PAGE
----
* Note: In case of an emergency, call 112
Every hospital provides first-line care in the event of an accident or emergency. However, in the Netherlands it is not usual to go to the hospital for minor symptoms like headaches or stomach aches. Therefore, unless you have a serious symptom you should always first go to your general practitioner (GP). The reason for this is that emergency rooms are very expensive and, if your condition is not life threatening, you will be sent to your GP anyway. However, if your GP thinks it is necessary for you to go to the hospital he or she will give you a referral for the proper specialist.
At the hospital, look for the entrance marked EHBO or Eerste Hulp (First Aid). The first time you go to a hospital to see a specialist or to have tests or emergency treatment, remember to take your insurance papers with you. Tell the staff at the reception desk that you are a new patient. The hospital will then register your details and give you a plastic card (ponsplaatje), which you must show each time you attend the hospital.
Groningen has two hospitals:
In the Netherlands there is a difference between a pharmacy (apotheek) and a drugstore (drogist). If the doctor or specialist gives you a prescription for medication, you must take it to a pharmacy. A drugstore only sells toiletries and drugs for minor complaints such as headaches, toothache, colds and flu that do not require a prescription. Strong medication is only available on prescription and is prepared at a pharmacy. Each area of the city has at least one pharmacy. Pharmacies observe regular office hours, but the central pharmacy opposite the main entrance of the University Medical Center Groningen (UMCG) is open 24 hours a day.
Visitors should be aware that not all medication may be brought into the Netherlands. Some medication may not be recognized as such and may even be classified as drugs. Most common medication can be bought in the Netherlands. For other medication, your doctor will issue a prescription to take to a pharmacy.
|Pharmacy Hanzeplein (Apotheek Hanzeplein)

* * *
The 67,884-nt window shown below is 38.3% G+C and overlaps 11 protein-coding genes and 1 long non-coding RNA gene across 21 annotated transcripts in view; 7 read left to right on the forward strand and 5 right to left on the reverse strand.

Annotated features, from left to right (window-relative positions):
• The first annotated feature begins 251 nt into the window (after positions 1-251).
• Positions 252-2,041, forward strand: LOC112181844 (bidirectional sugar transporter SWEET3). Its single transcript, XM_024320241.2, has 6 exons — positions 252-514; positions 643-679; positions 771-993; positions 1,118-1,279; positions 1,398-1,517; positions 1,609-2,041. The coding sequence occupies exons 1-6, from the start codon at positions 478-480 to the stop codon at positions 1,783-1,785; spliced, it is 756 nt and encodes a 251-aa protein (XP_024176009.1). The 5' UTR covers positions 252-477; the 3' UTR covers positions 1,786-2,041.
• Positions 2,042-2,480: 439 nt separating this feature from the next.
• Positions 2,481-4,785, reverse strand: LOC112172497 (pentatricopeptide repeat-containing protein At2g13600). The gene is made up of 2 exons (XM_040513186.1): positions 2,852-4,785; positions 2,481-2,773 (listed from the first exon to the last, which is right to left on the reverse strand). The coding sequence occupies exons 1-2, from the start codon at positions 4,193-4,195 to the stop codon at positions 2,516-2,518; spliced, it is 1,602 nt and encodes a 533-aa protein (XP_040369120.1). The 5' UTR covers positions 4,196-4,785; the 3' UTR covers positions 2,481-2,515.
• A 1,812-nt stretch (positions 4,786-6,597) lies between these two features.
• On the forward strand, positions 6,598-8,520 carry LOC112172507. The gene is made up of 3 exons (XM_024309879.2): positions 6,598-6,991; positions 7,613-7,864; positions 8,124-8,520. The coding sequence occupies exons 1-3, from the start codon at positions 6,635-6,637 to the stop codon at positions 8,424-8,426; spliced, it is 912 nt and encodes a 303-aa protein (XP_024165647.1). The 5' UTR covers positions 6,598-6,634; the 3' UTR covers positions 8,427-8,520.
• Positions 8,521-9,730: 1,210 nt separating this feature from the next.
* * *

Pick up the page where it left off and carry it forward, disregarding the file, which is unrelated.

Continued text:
|9713 GW Groningen
|tel: + 31 (0)50 311 50 20
|fax: + 31 (0)50 311 50 21
|Apotheek Hanzeplein (in Dutch)
* Remember to take your insurance papers with you whenever you visit a GP, dentist, hospital or pharmacy.
For psychological help you need to consult your GP. Your GP will give you a referral letter to take with you to a psychologist. Most GPs cooperate with one or more psychologists and can advise you whom to contact.
Please note that your insurance company may not cover psychological help. Please contact your insurance company for more information.
If you need a dentist, please contact the information desk at the Department of Dentistry at the faculty of Medical Science for an appointment. You must pay cash for a consultation. Remember to check whether dental care is included in your insurance package. If it is, ask for a receipt in order to get a refund from your insurance company later. If you are here for a long period of time and need a simple check-up be aware that you will be placed on a waiting list, meaning that it may take a couple of weeks before you get an appointment. However, you will be given an appointment immediately for emergency dental care.
Please note that the Dutch basic healthcare insurance does not cover dental care. In order to be covered (partly) for dental care, you will have to take out an additional package.
|Department of Dentistry (Centrum voor Tandheelkunde en Mondzorgkunde)
|Antonius Deusinglaan 1
|9713 AV Groningen
|Opening hours: Monday to Thursday 8 a.m. - 5 p.m.; Friday 8 a.m. - 12 p.m.
|Appointments by tel. + 31 (0)50 363 75 05*
|Emergency telephone number (only after 5 p.m.): +31 (0)50 535 03 70
* Note: Answering machine is only in Dutch! When you call you will get the options menu. Do not hang up, you will be automatically connected to a receptionist.
Bringing family members
When bringing family members it is advisable to spend some time preparing their stay in the Netherlands in order to avoid delays. You need to take into account that issues such as visa requirements, insurance, finding work and schools need to be taken care of for each family member.
Most importantly, you need to take into account the costs for the visa and/or residence permit applications (if applicable) and the legalisation of the birth certificate(s) and your marriage certificate. For more information on family applications, please refer to the heading Application Procedure.
Due to your status as an employee, your family members are also required to take out the basic healthcare insurance. Your family members can apply for insurance after having received their Citizen Service Number (BSN) (Immigration Services). You do not have to pay for insurance for children under 18.
Please note: partners and children of non-EU/EEA employees with a non-EU/EEA nationality cannot take out Dutch healthcare insurance until their residence permit cards have been issued. If the above applies, it is strongly advised to arrange proper healthcare insurance in your home country for your partner and children, valid in the Netherlands for at least four months after their arrival here.